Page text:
Our Care - Frequently Asked Questions

We know that people will have lots of questions about the care we provide.

People often have misconceptions of hospice care. Here are some of the more commonly asked questions people ask when they are considering hospice care.

How would I get a bed at one of your hospices?

You can be referred to us by any of the key healthcare professionals who are involved in your care, but always in liaison with your GP or hospital consultant so that we can ensure continuity and coordination of your care. Most patients come into our units because they are having a difficult time with particular symptoms or the overall impact of their illness.

You can also contact us direct, but we will always refer back to your GP or consultant to make sure the care is right for you.

Can my family stay with me?

Yes of course. You can stay for as long as you like, either in the room with your relative or friend, or we have a relative’s bed room with en-suite facilities where you can stay.  This is especially useful if you have to travel from outside Cornwall.

What are the visiting times at the hospices?

We realise people have busy lives but also that they want to spend time with people who are with us so there are no specific visiting times. You can visit when it suits you and your relative or friend.

Where can I park when visiting?

Both Mount Edgcumbe and St Julia’s Hospices have their own dedicated car parks which are free of charge.  Parking is limited at St Julia’s, but additional pay and display or on street parking is available close by.

Can I have the same treatments as I would have in hospital?

There are many treatments we can give in the hospice, including antibiotics, fluid drips and blood transfusions, but we cannot provide the very acute or complex treatments available in the acute hospitals. We can do blood tests and arrange for you to have other tests at the hospitals as needed. We work very closely with the teams involved in your care at the hospitals and will discuss with them and you the most appropriate place for you to be cared for depending on your needs and wishes at the time. Patients often move from hospital to hospice or vice versa as their needs change.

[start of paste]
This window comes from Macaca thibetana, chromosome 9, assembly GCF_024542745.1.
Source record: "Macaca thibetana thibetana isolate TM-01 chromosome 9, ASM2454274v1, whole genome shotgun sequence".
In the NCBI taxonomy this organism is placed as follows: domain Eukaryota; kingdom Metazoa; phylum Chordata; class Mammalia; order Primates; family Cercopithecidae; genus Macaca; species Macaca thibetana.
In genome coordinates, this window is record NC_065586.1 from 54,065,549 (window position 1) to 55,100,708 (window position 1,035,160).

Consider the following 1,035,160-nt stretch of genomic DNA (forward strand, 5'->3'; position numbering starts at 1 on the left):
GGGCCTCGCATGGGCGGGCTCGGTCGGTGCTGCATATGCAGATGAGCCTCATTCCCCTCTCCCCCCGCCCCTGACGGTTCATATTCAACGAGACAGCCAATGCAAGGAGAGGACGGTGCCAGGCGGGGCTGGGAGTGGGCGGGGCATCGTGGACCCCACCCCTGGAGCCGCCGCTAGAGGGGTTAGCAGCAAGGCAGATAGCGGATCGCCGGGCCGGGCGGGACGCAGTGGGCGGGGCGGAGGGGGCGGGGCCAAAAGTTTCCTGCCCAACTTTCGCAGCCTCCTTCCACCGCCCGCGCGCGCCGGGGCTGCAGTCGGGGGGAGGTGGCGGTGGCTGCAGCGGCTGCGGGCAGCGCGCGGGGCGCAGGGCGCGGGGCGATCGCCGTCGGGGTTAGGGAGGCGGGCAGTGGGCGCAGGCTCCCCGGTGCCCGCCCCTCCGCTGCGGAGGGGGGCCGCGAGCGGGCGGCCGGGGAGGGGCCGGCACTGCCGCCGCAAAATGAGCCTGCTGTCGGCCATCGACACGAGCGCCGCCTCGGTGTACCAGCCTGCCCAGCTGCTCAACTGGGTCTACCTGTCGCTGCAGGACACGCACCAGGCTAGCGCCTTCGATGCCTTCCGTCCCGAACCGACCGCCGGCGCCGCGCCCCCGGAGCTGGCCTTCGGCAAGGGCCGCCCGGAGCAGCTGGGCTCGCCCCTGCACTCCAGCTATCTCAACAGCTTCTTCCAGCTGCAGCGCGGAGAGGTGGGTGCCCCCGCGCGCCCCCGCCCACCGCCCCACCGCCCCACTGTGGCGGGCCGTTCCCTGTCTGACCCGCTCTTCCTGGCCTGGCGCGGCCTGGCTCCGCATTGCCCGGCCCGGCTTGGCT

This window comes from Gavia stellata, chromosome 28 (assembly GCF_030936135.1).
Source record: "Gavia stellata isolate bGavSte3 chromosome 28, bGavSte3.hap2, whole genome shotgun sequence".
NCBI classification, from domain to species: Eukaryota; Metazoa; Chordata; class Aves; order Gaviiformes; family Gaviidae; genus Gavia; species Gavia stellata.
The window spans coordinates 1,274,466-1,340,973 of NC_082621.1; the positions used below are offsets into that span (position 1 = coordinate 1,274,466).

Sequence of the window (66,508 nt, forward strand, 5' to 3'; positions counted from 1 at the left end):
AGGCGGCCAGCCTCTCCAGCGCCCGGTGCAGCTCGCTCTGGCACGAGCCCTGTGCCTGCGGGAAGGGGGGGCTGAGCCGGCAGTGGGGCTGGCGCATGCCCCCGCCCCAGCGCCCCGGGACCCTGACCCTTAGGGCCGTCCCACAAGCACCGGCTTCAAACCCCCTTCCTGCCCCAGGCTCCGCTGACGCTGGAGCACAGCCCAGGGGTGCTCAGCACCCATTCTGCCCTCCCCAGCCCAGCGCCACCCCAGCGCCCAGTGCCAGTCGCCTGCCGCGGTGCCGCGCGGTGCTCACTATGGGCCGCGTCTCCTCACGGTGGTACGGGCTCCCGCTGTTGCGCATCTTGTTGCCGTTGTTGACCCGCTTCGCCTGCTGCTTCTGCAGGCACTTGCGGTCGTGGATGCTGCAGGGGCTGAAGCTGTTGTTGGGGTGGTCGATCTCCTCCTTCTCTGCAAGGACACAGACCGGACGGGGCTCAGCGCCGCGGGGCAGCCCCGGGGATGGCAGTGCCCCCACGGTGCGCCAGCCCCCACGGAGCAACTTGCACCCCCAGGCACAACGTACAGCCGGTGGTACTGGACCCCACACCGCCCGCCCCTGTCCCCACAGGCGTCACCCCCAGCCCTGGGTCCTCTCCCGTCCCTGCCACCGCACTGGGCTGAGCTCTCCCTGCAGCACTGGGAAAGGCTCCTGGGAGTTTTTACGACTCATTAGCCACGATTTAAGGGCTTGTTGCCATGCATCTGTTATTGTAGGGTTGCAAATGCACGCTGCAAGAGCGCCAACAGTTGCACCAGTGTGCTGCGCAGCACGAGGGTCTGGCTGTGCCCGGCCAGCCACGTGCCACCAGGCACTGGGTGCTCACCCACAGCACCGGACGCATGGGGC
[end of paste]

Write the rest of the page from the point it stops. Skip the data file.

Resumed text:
Will I be given morphine or sedation?

Each patient’s symptoms are different and we will discuss with you, and those close to you, the best treatments for your symptoms. This may include morphine or other painkillers but we will carefully adjust doses to manage your pain and minimise any side effects. Patients often become weaker and more sleepy when they are very unwell as part of the normal progress of their illness; we only give sedative medications when they are needed for agitation or distress and will always discuss this.

If I go into the Hospice will I die?

People are often very frightened about going into the hospice because they think it is only for patients at the very end of their lives. People come in at many stages of their illness and more than half of our patients go home again. Many patients receive in- and out-patient care from the hospices over months or years alongside treatment for their underlying illness. We will talk with you when you come in about your wishes and goals for your treatment and care and will try and help you achieve these.

Can I go into the Hospice for respite?

No. Cornwall Hospice Care’s two hospices provide specialist palliative care and need to prioritise patients who need that complex and specialist care. Your GP and community nurses will be able to advise about respite care options.

How long will I stay at the Hospice?

Cornwall Hospice Care’s hospices are not long term care facilities. Patients remain in the hospice for as long as it takes to treat their symptoms to enable them to return home or to a care home or other care setting. Our average length of stay is about a week, but this varies widely with patient needs. This return home is in consultation with the patient and their family to ascertain the most appropriate place and the support and care needed. Cornwall Hospice Care have a team of Occupational Therapists who provide a service to ensure everything is in place for a patient when they return home, so that they are in a safe environment with the support needed.

Can my children/grandchildren visit me?

Yes, the hospices are an easier environment than a busy hospital for children to visit. We welcome children and are happy to support you in talking with them about your illness. We have close links with Penhaligon’s friends, the children’s bereavement charity in Cornwall.

Can my pets visit me?

Yes, by prior arrangement with the nursing team. Dogs are to be kept on a lead and cats in a basket in all public areas please.

Can I come to the Hospice to look around?

We welcome you to come and see the facilities at our hospices, but this must be by prior appointment. Please phone and ask to speak to the ward managers to arrange a visit.